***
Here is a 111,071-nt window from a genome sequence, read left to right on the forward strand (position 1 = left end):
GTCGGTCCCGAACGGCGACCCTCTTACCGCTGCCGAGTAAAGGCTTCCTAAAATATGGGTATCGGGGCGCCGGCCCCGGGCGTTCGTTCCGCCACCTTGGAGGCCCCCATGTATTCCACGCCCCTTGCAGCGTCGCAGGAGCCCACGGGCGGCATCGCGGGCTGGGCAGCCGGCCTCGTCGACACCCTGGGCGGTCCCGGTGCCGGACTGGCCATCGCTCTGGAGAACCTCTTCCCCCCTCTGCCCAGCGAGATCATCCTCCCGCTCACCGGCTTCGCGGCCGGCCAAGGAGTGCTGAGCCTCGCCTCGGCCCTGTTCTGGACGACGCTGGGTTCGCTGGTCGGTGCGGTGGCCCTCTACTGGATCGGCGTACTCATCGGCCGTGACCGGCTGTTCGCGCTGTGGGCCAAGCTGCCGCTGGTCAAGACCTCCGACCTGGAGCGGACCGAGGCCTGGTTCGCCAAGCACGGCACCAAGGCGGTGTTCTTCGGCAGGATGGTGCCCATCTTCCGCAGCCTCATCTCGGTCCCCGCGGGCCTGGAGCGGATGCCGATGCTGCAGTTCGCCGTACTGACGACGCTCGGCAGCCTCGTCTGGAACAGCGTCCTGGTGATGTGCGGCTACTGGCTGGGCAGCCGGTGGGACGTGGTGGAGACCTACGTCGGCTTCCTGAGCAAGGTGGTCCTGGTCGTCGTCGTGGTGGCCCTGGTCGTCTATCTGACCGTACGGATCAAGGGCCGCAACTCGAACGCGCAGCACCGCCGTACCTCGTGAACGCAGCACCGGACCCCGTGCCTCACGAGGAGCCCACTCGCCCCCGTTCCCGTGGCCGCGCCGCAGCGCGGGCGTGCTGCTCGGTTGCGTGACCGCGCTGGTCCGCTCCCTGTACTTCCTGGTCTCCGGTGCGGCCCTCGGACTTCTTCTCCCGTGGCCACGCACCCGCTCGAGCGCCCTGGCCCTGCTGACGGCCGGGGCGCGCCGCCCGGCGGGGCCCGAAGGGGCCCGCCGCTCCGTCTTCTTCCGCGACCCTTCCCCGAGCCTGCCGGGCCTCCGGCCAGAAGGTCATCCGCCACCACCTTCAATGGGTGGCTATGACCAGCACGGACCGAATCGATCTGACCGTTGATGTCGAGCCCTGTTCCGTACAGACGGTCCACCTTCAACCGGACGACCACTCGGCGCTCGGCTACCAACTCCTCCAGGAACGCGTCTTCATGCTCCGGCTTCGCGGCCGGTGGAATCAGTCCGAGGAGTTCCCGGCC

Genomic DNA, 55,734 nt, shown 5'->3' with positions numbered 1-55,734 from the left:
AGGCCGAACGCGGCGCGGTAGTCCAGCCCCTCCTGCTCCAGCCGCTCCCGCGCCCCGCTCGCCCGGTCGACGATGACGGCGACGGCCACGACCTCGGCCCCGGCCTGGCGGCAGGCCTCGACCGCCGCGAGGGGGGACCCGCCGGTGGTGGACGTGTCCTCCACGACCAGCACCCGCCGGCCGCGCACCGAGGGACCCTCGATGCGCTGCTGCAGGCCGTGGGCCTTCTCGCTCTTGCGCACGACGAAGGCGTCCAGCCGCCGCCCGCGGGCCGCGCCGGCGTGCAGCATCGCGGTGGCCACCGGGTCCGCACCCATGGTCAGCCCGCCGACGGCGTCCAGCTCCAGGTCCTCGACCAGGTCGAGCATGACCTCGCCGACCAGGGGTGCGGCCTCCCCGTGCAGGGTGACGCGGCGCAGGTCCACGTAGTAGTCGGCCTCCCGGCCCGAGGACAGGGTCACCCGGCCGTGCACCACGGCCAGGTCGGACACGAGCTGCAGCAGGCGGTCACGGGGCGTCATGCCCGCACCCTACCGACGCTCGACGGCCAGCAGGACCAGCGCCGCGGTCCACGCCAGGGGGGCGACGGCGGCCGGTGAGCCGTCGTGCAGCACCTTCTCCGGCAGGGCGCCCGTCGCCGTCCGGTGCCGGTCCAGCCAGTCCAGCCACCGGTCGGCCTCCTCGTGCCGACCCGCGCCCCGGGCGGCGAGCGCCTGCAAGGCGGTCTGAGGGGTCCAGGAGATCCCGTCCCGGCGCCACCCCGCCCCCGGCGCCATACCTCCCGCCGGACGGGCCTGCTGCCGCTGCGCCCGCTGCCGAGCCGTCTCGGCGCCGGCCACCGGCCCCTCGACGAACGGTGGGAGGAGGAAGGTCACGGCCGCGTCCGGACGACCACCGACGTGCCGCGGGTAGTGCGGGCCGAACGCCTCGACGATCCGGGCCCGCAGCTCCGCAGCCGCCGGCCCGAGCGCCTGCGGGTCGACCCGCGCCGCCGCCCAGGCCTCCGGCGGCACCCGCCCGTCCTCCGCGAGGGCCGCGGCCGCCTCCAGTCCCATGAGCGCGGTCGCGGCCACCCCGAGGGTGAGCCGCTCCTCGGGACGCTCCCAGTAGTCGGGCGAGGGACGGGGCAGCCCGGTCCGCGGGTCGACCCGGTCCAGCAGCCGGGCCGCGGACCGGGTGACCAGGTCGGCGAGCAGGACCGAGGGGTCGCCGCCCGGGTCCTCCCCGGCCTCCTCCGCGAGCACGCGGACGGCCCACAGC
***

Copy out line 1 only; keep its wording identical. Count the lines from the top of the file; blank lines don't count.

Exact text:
Here is a 111,071-nt window from a genome sequence, read left to right on the forward strand (position 1 = left end):